For Women Who Love Men ...

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… Who Love Football

Lots of women like football, some of us LOVE it, and I think that it would appeal to more women if what’s happening during a football game was more obvious. This sport requires superior skill, strict training, and athleticism, especially if a man expects to succeed in the NFL (National Football League), and this is a HUGE business. Those are the reasons that I love football, but even if you’re trying to learn about football to impress someone, or you want to spend more quality time with your husband or significant other who loves football, READ THIS and maybe print it for future reference. I promise not to overwhelm you with random terms; instead I have basically thought about the game itself, the structure of football teams, terms that are commonly used during games, common penalties and the scoring structure. You might be surprised to find that you end up with a genuine interest in this AWESOME sport.

Team Structure: Football teams are basically made up of three groups: an offense, defense, and what is called special teams. The offensive group has the Quarterback, and is responsible for trying to score points by getting the football down the field and into the opposing team’s end zone. The defense is the group that is responsible for keeping that from happening. The special teams group primarily is responsible for kicking field goals and punting the football (at the beginning of each team’s possession.) The guy who holds the ball while the other guy kicks it is, fittingly, called the holder. Each group even has their own Coach, and the person who is responsible for every group is called the Head Coach.

Scoring: The most common ways to score points are the touchdown, field goal, conversion (1 and 2 points), and safety. When a team scores by running or catching the football in the other team’s end zone, they score 6 points or a touchdown. After the touchdown, the team has the chance to score a conversion, by either kicking a field goal for 1 point (called the extra point, and is most common) or trying to run or throw the football into the end zone for 2 points (called “going for 2”, and mostly done when the second point would win the game or cause the game to go into overtime). A safety occurs when one team tackles the other team in the other team’s own end zone, and results in 2 points.

Some Common Terms Are:

Line of Scrimmage: An imaginary line stretching the width of the field that separates the two teams’ offense and defense prior to the snap of the ball.

Snap: The handoff of the ball that puts the ball into play.

Downs: Each possession for each team is measured in “downs.” The initial possession after the ball is put into play by a “punt” or “kick” is called “first down.” The object of the game is for the offense to try to run or throw the football 10 yards or more before being tackled or run out of bounds, per possession. If the offense fails to go at least 10 yards, the down advances to 2nd down, and the additional number of yards that the first down did not gain are added to the next down. After three attempts (or 3rd down) and no successful new first down, the offense must make a decision to either punt the ball to the opposing team to begin the next possession , try to kick a field goal (if they are close enough to the other team’s goal) or try one more time on a 4th down. The latter is very risky and doesn’t happen as often, because if a first down or touchdown is not scored at a fourth down try, the opposing team gains possession wherever the 4th down ends. That could place the opposing team in a more favorable position on the field to try to get their own score. (Fascinating, right? I KNOW!!)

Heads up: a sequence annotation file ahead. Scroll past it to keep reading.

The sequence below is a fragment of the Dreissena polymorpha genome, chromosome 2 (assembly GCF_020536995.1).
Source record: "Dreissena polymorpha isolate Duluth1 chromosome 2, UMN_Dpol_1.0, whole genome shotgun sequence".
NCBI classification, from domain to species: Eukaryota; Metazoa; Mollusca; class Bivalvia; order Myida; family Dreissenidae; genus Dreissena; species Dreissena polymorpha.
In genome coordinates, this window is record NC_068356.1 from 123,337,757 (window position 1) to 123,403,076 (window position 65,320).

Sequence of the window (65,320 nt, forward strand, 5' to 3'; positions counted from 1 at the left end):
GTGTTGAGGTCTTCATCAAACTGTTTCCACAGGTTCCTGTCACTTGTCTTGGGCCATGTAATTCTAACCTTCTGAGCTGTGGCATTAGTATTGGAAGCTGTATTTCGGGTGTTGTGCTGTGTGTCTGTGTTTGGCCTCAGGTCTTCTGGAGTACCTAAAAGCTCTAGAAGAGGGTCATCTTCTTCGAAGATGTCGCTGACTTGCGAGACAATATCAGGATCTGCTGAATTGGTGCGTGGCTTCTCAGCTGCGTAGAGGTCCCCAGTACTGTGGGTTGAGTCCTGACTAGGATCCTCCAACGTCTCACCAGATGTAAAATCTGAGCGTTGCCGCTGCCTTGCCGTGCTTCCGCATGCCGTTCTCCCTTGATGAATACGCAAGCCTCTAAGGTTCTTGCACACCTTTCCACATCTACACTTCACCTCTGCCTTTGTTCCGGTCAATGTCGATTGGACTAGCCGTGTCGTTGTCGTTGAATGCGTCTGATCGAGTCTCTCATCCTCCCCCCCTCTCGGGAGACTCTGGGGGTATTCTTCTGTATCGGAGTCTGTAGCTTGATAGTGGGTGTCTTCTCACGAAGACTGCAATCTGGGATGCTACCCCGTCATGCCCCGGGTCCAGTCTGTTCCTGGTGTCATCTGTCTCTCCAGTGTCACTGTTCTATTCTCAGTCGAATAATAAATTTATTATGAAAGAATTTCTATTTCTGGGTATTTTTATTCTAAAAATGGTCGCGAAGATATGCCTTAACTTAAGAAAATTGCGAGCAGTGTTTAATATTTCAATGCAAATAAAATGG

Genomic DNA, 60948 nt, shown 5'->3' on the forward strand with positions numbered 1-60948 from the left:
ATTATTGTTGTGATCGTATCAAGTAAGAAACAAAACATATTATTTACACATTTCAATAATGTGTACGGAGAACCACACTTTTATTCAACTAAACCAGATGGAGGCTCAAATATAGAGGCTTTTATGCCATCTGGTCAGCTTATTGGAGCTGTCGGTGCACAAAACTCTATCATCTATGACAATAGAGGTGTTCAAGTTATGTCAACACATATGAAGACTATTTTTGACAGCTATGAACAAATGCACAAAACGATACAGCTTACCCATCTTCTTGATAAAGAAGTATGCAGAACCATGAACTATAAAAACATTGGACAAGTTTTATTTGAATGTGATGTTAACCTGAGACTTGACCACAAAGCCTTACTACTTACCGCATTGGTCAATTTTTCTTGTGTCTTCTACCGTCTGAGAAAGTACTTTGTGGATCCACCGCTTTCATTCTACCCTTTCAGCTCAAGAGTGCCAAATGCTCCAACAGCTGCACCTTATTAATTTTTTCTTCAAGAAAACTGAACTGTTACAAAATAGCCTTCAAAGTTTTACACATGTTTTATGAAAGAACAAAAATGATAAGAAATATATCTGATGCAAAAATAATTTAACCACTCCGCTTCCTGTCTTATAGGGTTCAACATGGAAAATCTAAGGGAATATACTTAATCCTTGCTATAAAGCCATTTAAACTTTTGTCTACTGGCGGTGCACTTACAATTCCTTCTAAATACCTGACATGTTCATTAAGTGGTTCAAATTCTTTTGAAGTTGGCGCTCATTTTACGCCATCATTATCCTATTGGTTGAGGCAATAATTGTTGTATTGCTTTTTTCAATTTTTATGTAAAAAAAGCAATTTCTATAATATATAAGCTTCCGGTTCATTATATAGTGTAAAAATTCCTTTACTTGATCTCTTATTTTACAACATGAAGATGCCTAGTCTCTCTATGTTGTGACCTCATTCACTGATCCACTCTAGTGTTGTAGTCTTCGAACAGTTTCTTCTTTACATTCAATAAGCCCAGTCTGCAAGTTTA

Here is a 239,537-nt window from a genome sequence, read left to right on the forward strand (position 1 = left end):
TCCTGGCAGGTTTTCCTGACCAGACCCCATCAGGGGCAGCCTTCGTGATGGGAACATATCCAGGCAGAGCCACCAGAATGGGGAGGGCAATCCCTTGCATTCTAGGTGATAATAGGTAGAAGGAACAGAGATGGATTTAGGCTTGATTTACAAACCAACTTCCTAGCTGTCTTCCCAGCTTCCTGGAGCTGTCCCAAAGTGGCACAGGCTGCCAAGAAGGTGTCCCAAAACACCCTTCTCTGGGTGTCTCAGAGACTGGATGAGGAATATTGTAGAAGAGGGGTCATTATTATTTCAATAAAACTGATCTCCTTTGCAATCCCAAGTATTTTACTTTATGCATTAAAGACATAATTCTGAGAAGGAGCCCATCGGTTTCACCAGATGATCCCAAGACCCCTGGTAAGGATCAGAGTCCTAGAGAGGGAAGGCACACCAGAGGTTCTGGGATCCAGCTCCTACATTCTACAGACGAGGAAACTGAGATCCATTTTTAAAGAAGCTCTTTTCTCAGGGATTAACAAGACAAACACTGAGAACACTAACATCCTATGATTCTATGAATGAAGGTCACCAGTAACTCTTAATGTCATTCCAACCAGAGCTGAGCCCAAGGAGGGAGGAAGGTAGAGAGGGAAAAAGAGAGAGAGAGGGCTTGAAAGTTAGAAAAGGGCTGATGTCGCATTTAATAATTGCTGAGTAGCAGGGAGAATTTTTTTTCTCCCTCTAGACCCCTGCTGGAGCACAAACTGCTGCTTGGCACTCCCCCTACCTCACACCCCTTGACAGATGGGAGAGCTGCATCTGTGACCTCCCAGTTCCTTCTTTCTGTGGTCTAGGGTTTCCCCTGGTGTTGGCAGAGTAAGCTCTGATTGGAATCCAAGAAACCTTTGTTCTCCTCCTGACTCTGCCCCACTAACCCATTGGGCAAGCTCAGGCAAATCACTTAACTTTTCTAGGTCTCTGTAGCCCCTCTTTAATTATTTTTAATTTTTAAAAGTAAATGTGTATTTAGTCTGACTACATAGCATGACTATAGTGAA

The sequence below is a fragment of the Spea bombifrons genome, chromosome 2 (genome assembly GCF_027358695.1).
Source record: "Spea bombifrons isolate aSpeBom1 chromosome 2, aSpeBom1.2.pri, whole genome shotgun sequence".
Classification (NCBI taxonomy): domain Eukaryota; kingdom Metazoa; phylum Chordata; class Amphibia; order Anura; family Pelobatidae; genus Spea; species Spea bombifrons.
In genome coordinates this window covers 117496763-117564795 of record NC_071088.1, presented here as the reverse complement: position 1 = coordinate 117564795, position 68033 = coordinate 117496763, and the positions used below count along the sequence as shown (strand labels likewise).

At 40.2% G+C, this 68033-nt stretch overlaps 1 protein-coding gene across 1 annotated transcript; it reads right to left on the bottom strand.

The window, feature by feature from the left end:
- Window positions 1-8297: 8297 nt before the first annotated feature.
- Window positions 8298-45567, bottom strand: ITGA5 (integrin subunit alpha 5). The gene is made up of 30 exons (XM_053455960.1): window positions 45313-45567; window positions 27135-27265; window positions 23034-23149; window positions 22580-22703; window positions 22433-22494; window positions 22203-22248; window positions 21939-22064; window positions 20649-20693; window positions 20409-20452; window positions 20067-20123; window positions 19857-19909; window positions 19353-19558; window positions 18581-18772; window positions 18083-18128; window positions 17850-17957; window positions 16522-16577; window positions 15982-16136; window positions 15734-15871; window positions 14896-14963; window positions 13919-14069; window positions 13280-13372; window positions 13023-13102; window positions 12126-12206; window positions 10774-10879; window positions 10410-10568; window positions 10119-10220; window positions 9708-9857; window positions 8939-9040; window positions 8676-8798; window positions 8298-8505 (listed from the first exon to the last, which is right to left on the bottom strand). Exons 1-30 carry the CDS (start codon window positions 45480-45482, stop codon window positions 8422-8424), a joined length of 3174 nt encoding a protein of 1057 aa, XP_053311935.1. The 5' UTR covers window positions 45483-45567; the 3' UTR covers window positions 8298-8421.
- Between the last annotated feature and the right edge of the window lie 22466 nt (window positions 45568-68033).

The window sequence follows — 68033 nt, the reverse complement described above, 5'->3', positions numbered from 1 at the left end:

Red Zone: The area between the 20 yard line and the goal of the defensive team.

Fumble: When a player loses control of the ball while it is in play, and can result in the opposing team taking possession of the ball.

Flag on the play: Football referees use colored flags that are weighted to throw out onto the field to stop the game and assess a penalty. Some of the more common penalties are:

  • Offside – players are not lined up correctly right before or as the ball is being put into play; 5 yard penalty.
  • False start – any player moving after they have gotten in their set position before the snap in a way that seems like the start of the play (kinda like a false start in track and field) 5 yard penalty
  • Delay of game – results in not putting the ball into play before the play clock runs out; 5 yard penalty.
  • Holding – illegal use of the hands or arms while blocking; 10 yard penalty.
  • Pass Interference (offense) – just like it sounds; 10 yard penalty.
  • Pass Interference (defense) – worse than offense because the penalty moves the ball to where it would have been caught.
  • Unnecessary Roughness/ Unsportsmanlike Conduct – just like they sound, and both carry a 15 yard penalty.

See what I mean? This is a wonderful sport full of talented players, some of whom have played the game of football since they were able to run. When you blend this knowledge with a team that you feel loyal to (and not because they have cute uniforms), you can have a great time! Add to that some awesome snacks, companionship, tailgating, or better yet … 50 yard line tickets …

Okay, I have to end this before I start to hyperventilate!


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